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Not so bird-brained… 3D X-rays piece together the evolution of flight from fossils

03 January 2011 Abertay Dundee, University of

3D X-ray scanning equipment is being used to help chart the evolution of flight in birds, by digitally reconstructing the size of bird brains using ancient fossils and modern bird skulls.

In a collaborative project between National Museums Scotland, the University of Abertay Dundee, and University of Lethbridge, Canada, researchers are using an incredibly sensitive CT (computerised tomography) scanner at Abertay to analyse whole skulls and fossilised fragments and recreate accurate 3D models of extinct birds’ brains.

Bird skulls grow to a fixed size before they leave the nest, with the brain then growing to almost completely fill the cavity space. This means that bird skulls can be used to accurately calculate the size and shape of the brain.

By working this out, the size of part of the brain called the flocculus can be established. This small part of the cerebellum is responsible for integrating visual and balance signals during flight, allowing birds to focus on objects moving in three dimensions while they are flying.

Dr Stig Walsh, project leader and Senior Curator of Vertebrate Palaeobiology at National Museums Scotland, said: “By charting the relative size of parts of the avian brain we believe we can discover how the flocculus has evolved to deal with different flying abilities, giving us new information about when birds first evolved the power of flight.”

The central research question is whether a larger flocculus is directly linked to a greater ability to process the visual and balance signals during flight. If proven, this could mark a major step forward in understanding bird evolution, and may shed light on whether some remarkably bird-like dinosaurs were truly dinosaurs or actually secondarily flightless birds.

He added: “This research has only been recently made possible through advances in X-ray micro-CT scanning. Unlike medical scanners, which take a series of slice images through an object that may be up to 1.5 millimetres apart, the 3D scanner at Abertay University can be accurate up to 6 microns.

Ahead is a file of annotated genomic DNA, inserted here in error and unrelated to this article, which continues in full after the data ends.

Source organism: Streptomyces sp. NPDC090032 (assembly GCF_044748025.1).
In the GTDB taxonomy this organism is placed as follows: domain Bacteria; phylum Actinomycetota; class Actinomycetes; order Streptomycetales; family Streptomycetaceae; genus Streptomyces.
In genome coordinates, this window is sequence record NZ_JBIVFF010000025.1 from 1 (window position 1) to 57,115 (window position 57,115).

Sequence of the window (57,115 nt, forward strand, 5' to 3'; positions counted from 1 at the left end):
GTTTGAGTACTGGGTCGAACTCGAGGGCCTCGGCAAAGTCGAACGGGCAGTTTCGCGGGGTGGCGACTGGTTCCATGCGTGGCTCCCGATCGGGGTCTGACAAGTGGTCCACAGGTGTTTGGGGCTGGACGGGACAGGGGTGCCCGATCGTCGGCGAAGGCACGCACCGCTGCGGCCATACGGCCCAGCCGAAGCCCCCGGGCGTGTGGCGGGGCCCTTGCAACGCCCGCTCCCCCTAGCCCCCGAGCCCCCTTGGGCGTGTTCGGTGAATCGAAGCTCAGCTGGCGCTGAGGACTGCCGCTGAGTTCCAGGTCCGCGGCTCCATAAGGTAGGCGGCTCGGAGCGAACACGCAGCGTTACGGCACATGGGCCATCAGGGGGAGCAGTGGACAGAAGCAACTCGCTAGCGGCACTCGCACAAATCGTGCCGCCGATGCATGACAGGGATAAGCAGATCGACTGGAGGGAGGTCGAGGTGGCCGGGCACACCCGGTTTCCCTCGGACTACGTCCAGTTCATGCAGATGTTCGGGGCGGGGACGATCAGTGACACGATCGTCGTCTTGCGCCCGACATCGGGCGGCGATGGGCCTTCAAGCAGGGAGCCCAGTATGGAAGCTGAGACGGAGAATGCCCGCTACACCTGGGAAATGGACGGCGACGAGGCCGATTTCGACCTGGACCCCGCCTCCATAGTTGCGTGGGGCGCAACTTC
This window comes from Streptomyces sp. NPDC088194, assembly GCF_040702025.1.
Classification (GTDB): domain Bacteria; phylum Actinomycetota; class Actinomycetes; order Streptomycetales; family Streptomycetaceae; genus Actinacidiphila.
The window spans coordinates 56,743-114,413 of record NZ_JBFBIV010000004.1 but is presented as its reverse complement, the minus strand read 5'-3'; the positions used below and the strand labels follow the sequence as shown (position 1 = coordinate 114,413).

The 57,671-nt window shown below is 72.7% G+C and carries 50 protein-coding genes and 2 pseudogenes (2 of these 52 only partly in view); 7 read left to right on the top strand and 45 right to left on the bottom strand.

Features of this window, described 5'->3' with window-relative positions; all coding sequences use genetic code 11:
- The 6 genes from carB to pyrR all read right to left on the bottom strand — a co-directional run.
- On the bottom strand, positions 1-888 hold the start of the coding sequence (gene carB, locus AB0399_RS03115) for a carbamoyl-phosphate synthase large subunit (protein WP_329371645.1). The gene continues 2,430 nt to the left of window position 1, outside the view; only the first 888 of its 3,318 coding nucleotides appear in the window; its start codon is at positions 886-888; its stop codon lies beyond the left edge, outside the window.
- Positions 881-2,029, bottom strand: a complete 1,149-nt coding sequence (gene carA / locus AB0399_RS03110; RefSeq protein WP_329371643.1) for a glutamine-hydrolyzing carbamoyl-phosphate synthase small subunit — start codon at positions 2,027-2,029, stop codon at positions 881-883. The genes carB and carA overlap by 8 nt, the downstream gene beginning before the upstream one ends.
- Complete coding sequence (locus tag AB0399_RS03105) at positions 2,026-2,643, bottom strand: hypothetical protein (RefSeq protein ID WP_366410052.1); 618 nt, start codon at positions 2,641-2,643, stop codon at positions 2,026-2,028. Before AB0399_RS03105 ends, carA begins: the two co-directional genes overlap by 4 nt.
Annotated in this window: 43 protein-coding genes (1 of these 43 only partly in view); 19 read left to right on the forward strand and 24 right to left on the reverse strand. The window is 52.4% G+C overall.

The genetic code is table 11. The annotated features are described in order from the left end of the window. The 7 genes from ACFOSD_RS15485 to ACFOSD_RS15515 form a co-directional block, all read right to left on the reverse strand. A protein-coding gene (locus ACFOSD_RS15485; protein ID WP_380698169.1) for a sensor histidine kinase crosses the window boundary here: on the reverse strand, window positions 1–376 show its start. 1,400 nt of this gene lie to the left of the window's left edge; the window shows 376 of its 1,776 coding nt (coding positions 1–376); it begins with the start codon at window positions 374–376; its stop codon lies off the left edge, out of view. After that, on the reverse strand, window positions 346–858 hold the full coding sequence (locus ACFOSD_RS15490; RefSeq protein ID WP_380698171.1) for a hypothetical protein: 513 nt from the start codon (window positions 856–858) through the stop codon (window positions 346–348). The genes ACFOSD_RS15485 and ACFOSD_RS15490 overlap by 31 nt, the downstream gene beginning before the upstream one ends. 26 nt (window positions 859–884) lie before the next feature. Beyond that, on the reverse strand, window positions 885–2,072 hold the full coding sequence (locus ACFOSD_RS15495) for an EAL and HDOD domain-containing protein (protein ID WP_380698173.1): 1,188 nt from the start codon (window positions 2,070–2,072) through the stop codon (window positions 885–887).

“By using such powerful equipment and around 100 different modern species we’re beginning to understand much, much more about the evolution of flight.”

The project is also looking at some of the rarest fossils in the world – including the only two skulls of a flightless sea bird from the Cretaceous Period around 100 million years ago.

What makes the fossils so rare is they were preserved in three dimensions in soft clay, not flattened by the pressure of earth above them like most bird fossils.

Patsy Dello Sterpaio, joint project researcher at Abertay University, said: “This is a hugely exciting project, which benefits greatly from Abertay’s high-powered micro-CT scanner. We hope that this joint project can produce not only incredible images, but also helps answer some of these important unresolved questions about the evolution of flight.”

Dr Wilfred Otten, leader of the X-ray CT scanning facility at Abertay University, added: “The CT facilities at Abertay University are part of the SIMBIOS Centre for understanding complex ecological and environmental issues, which has an impressive team of experienced and successful experimentalists and modellers supporting its activities.

“Building from our expertise in environmental and soil science, we’re able to offer unrivalled expertise in capturing and quantifying interior structures of a wide range of materials.”

The computer analysis digitally reconstructs the shape and size of the skull, and creates a 3D ‘virtual’ brain model from the cavity inside the skull that housed the brain in life.

The project is also looking at flightless birds such as the dodo, to see whether the flocculus has become smaller with the loss of flight. The researchers believe that the brain power required for flight may have become reduced in such species.

The project is scheduled to run until early 2012.

Attached files

  • Raven (Corvus corax) skull showing the reconstructed brain. Credit: National Museums Scotland/University of Abertay Dundee


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